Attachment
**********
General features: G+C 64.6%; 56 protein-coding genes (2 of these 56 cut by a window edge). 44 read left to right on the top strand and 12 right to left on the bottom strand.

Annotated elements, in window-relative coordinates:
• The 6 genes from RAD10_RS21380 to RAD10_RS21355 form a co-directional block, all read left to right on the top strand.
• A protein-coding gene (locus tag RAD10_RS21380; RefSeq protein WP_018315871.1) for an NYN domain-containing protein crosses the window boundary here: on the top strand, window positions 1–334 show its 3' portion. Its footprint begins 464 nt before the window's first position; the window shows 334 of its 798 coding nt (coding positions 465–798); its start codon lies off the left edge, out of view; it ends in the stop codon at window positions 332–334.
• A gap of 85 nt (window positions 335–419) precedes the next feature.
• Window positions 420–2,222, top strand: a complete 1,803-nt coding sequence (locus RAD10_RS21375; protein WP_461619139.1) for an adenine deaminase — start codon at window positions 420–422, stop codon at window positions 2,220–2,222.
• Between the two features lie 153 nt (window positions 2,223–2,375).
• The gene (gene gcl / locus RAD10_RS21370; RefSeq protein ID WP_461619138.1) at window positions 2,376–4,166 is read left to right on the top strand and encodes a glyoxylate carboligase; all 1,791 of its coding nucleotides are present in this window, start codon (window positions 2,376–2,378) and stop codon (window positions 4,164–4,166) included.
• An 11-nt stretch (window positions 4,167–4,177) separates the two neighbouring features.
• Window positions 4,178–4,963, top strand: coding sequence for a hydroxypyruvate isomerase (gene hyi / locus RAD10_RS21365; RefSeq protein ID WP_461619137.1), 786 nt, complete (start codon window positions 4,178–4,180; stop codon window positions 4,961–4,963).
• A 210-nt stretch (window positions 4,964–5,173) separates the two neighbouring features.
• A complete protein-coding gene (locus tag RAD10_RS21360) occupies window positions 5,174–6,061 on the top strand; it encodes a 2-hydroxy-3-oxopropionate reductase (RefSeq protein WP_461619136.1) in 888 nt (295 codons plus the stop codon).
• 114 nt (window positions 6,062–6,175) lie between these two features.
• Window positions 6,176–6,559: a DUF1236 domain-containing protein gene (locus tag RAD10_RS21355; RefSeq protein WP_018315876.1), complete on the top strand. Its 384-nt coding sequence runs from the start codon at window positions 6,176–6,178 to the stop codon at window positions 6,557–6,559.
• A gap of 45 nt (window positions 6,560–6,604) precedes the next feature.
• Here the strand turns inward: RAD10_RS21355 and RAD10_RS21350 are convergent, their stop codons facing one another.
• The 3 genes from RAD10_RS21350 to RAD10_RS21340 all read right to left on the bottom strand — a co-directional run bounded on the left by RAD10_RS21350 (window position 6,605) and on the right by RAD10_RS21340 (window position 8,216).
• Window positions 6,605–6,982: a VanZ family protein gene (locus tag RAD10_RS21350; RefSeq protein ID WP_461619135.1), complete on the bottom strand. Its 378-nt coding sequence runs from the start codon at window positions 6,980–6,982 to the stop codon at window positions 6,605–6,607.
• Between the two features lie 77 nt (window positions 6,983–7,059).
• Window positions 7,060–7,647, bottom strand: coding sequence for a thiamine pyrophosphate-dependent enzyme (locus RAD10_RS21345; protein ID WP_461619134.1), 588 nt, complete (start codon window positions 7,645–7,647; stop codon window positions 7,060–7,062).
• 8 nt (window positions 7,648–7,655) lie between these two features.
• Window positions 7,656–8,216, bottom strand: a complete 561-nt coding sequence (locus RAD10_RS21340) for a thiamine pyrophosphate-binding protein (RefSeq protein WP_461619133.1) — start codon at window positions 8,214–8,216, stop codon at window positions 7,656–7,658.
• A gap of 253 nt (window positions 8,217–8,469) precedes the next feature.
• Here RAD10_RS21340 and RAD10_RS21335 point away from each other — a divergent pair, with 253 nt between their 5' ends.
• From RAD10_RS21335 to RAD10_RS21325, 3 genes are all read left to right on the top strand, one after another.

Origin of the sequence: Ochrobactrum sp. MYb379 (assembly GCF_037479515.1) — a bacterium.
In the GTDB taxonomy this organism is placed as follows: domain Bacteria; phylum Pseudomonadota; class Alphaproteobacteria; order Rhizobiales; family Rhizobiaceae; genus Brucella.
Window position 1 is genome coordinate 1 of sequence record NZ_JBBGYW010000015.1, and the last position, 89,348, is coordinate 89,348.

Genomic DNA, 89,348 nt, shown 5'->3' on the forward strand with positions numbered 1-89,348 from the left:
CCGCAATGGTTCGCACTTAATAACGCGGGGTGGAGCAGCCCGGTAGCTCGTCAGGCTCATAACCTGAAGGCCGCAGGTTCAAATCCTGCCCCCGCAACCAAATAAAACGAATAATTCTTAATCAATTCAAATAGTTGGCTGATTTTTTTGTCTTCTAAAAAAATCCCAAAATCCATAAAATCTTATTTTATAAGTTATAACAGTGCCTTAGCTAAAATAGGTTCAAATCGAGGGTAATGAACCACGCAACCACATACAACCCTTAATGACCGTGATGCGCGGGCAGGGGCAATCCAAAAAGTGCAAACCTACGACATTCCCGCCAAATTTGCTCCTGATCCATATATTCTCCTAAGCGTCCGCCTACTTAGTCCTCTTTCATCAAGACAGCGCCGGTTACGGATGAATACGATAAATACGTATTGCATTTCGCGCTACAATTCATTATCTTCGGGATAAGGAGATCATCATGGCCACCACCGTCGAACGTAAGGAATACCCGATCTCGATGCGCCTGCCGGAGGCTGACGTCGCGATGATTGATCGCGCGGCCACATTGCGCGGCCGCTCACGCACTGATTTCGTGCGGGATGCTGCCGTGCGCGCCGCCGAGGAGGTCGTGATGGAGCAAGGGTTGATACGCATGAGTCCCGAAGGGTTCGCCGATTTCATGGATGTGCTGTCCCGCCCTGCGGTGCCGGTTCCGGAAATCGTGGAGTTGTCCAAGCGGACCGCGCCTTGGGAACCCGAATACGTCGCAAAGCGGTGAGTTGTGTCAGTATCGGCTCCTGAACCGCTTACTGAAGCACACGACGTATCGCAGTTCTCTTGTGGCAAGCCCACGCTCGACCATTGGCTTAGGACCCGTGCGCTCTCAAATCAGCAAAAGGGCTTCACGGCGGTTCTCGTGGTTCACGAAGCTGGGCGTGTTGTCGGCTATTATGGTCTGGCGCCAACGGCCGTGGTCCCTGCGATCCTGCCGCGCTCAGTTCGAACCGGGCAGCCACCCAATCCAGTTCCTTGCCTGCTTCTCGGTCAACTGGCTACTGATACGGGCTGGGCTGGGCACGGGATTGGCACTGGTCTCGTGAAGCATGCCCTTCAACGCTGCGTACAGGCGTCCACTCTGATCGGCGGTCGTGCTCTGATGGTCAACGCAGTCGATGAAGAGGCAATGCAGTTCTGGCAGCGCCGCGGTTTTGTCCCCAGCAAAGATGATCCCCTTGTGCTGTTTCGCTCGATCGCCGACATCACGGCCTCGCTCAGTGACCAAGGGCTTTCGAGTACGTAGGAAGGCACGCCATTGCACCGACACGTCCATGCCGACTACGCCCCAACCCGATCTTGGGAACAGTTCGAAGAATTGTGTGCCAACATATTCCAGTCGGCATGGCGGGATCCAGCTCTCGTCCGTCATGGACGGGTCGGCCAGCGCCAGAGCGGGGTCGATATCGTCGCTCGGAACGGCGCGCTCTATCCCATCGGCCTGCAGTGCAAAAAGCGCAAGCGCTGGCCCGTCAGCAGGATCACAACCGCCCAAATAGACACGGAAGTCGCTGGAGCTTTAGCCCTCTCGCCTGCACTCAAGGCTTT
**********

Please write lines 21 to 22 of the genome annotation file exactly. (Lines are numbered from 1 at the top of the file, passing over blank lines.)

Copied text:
• 8 nt (window positions 7,648–7,655) lie between these two features.
• Window positions 7,656–8,216, bottom strand: a complete 561-nt coding sequence (locus RAD10_RS21340) for a thiamine pyrophosphate-binding protein (RefSeq protein WP_461619133.1) — start codon at window positions 8,214–8,216, stop codon at window positions 7,656–7,658.